Return Of The Big Bang


Cern Particle Accelerator
Cern Particle Accelerator

Remember the atomic bomb? Remember how the very notion of splitting atoms and harnessing that energy attracted top scientists from around the world? Remember how once they thought they figured out how to do it there was a small yet significant chance that it would set off a chain reaction that may have destroyed the world? Remember how they decided it was a worthwhile risk? Well, we’re back. And I have to admit, I’m not sure how I feel. The science fiction geek in me is all aflutter as we dive head-first into what could easily lead us into a whole new age. Or destroy us in one fell swoop. 

CERN, the European Organization for Nuclear Research based in Geneva, is about to finally test out a $4 billion project that’s been under construction since 2003. The United States and Japan are the largest financial contributors to the project, but there are at least 18 other European member states financially involved and the experiment has attracted researchers of 80 different nationalities. 

The basic idea behind this? To get a closer look at what matter is made up of. How do we go about doing this? Well, the idea is to smash together atoms at such high speeds that it essentially recreates a mini Big Bang, the theory that a colossal explosion created the universe.

If successful, we have an opportunity to learn more about dark matter, anti-matter and even quite possibly other dimensions of space and time. Yep, you heard that right.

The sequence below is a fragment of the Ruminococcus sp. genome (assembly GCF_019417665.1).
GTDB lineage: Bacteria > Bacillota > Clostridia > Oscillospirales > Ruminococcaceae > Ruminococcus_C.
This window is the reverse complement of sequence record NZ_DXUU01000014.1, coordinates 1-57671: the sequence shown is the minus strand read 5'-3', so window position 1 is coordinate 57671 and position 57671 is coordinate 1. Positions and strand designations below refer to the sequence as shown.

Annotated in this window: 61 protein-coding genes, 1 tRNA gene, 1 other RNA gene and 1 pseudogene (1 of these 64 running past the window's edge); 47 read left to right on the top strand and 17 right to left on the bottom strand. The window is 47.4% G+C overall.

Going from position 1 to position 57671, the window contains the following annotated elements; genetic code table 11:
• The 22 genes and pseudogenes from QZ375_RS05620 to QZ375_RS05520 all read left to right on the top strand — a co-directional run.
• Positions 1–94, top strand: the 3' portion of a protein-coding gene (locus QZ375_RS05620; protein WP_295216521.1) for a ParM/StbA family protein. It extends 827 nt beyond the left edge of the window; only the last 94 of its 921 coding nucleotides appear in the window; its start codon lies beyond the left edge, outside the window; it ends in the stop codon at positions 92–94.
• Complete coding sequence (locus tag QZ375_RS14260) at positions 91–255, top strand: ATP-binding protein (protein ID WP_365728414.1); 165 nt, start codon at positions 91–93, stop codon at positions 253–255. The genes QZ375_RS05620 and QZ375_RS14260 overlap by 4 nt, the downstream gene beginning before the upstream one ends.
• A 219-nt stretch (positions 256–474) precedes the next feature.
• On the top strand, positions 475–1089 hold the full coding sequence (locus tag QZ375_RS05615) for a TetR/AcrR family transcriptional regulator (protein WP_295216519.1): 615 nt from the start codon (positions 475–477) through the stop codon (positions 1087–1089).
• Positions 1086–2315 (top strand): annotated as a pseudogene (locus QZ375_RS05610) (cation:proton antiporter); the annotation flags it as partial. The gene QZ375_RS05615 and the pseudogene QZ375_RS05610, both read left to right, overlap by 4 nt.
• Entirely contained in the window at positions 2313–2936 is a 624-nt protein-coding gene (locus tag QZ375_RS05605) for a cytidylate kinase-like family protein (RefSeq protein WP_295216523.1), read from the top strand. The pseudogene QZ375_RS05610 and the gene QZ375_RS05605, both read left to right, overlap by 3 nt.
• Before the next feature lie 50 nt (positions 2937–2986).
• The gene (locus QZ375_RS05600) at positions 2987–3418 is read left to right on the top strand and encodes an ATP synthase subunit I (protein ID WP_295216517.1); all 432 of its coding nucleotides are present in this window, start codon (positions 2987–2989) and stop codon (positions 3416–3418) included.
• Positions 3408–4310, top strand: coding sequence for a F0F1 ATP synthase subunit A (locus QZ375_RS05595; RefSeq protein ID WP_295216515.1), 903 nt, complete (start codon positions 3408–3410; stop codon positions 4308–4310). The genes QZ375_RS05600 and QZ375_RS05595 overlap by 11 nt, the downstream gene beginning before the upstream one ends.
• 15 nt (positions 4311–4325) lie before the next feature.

So what could go wrong? There’s the rub. There are several groups and theorists that suggest, in moving forward with this event, there is the possibility that we could create micro black holes, subatomic versions of collapsed stars wherein the gravitation field is so strong that not even light can escape its pull. Black holes exist in our universe, but recreating them here on Earth, well, that could cause some rather unpleasant problems. 

So how is this done? According to an article released by the associated press:

The first beams of protons will be fired around the 17-mile tunnel to test the controlling strength of the world’s largest superconducting magnets. It will still be about a month before beams traveling in opposite directions are brought together in collisions…

The CERN collider is designed to push the proton beam close to the speed of light, whizzing 11,000 times a second around the tunnel 150 to 500 feet under the bucolic countryside on the French-Swiss border.

Once the beam is successfully fired counterclockwise, a clockwise test will follow. Then the scientists will aim the beams at each other so that protons collide, shattering into fragments and releasing energy under the gaze of detectors filling cathedral-sized caverns at points along the tunnel…

Scientists started colliding subatomic particles decades ago. As the machines grew more powerful, the experiments revealed that protons and neutrons — previously thought to be the smallest components of an atom — were made of still smaller quarks and gluons.

According to a team working on one of the four major installations in the tunnel:

We create mini Big Bangs by bumping two nuclei into each other. This releases an enormous amount of energy that liberates thousands of quarks and gluons normally imprisoned inside the nucleus. Quarks and gluons then form a kind of thick soup that we call the quark-gluon plasma.

The soup cools quickly and the quarks and gluons stick together to form protons and neutrons, the building blocks of matter.

That will enable scientists to look for still missing pieces to the puzzle — or lead to the formulation of a new theory on the makeup of matter.

So after nearly 6 years of construction, CERN comes online this Wednesday. So sit back and enjoy. And look at the bright side: maybe we’ll never have to find out what it might be like to have Sarah Palin as Vice President. 

For the record, CERN dismisses any risk of this experiment creating micro black holes. 

Cern site aerial view
Cern site aerial view
Return Of The Big Bang

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